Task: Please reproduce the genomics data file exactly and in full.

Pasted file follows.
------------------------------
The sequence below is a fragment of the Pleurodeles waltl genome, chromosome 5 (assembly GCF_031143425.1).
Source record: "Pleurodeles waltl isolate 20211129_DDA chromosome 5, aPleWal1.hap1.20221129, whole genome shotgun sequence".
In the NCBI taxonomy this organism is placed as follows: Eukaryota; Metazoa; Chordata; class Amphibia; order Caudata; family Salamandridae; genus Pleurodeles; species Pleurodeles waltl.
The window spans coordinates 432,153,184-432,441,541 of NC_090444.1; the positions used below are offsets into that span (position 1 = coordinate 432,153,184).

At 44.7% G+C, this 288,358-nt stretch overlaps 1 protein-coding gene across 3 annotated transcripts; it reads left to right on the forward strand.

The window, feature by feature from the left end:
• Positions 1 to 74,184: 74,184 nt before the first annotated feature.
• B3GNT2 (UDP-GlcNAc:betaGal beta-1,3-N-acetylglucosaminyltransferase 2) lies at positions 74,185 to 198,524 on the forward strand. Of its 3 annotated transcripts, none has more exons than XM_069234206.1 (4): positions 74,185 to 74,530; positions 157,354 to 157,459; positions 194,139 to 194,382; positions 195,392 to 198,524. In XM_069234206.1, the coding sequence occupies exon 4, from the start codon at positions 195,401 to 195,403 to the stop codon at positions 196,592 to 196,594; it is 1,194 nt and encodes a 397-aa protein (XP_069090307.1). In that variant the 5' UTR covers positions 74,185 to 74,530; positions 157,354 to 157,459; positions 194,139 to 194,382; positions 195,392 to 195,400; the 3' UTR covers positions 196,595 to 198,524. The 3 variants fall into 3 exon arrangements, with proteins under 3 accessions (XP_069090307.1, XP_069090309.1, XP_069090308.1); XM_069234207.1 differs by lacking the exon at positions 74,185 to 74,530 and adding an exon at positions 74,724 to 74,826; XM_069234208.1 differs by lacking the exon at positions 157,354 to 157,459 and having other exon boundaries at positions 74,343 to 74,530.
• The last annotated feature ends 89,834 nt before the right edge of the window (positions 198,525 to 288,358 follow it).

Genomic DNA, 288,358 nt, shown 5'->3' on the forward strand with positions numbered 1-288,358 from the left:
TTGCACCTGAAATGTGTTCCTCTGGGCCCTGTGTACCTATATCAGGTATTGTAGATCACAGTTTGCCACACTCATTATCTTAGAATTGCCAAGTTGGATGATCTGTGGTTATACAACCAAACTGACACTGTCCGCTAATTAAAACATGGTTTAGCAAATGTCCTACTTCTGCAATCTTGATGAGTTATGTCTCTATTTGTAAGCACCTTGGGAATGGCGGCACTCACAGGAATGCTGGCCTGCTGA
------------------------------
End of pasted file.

The sequence below is a fragment of the Pleurodeles waltl genome, chromosome 5 (assembly GCF_031143425.1).
Source record: "Pleurodeles waltl isolate 20211129_DDA chromosome 5, aPleWal1.hap1.20221129, whole genome shotgun sequence".
In the NCBI taxonomy this organism is placed as follows: Eukaryota; Metazoa; Chordata; class Amphibia; order Caudata; family Salamandridae; genus Pleurodeles; species Pleurodeles waltl.
The window spans coordinates 432,153,184-432,441,541 of NC_090444.1; the positions used below are offsets into that span (position 1 = coordinate 432,153,184).

At 44.7% G+C, this 288,358-nt stretch overlaps 1 protein-coding gene across 3 annotated transcripts; it reads left to right on the forward strand.

The window, feature by feature from the left end:
• Positions 1 to 74,184: 74,184 nt before the first annotated feature.
• B3GNT2 (UDP-GlcNAc:betaGal beta-1,3-N-acetylglucosaminyltransferase 2) lies at positions 74,185 to 198,524 on the forward strand. Of its 3 annotated transcripts, none has more exons than XM_069234206.1 (4): positions 74,185 to 74,530; positions 157,354 to 157,459; positions 194,139 to 194,382; positions 195,392 to 198,524. In XM_069234206.1, the coding sequence occupies exon 4, from the start codon at positions 195,401 to 195,403 to the stop codon at positions 196,592 to 196,594; it is 1,194 nt and encodes a 397-aa protein (XP_069090307.1). In that variant the 5' UTR covers positions 74,185 to 74,530; positions 157,354 to 157,459; positions 194,139 to 194,382; positions 195,392 to 195,400; the 3' UTR covers positions 196,595 to 198,524. The 3 variants fall into 3 exon arrangements, with proteins under 3 accessions (XP_069090307.1, XP_069090309.1, XP_069090308.1); XM_069234207.1 differs by lacking the exon at positions 74,185 to 74,530 and adding an exon at positions 74,724 to 74,826; XM_069234208.1 differs by lacking the exon at positions 157,354 to 157,459 and having other exon boundaries at positions 74,343 to 74,530.
• The last annotated feature ends 89,834 nt before the right edge of the window (positions 198,525 to 288,358 follow it).

Genomic DNA, 288,358 nt, shown 5'->3' on the forward strand with positions numbered 1-288,358 from the left:
TTGCACCTGAAATGTGTTCCTCTGGGCCCTGTGTACCTATATCAGGTATTGTAGATCACAGTTTGCCACACTCATTATCTTAGAATTGCCAAGTTGGATGATCTGTGGTTATACAACCAAACTGACACTGTCCGCTAATTAAAACATGGTTTAGCAAATGTCCTACTTCTGCAATCTTGATGAGTTATGTCTCTATTTGTAAGCACCTTGGGAATGGCGGCACTCACAGGAATGCTGGCCTGCTGA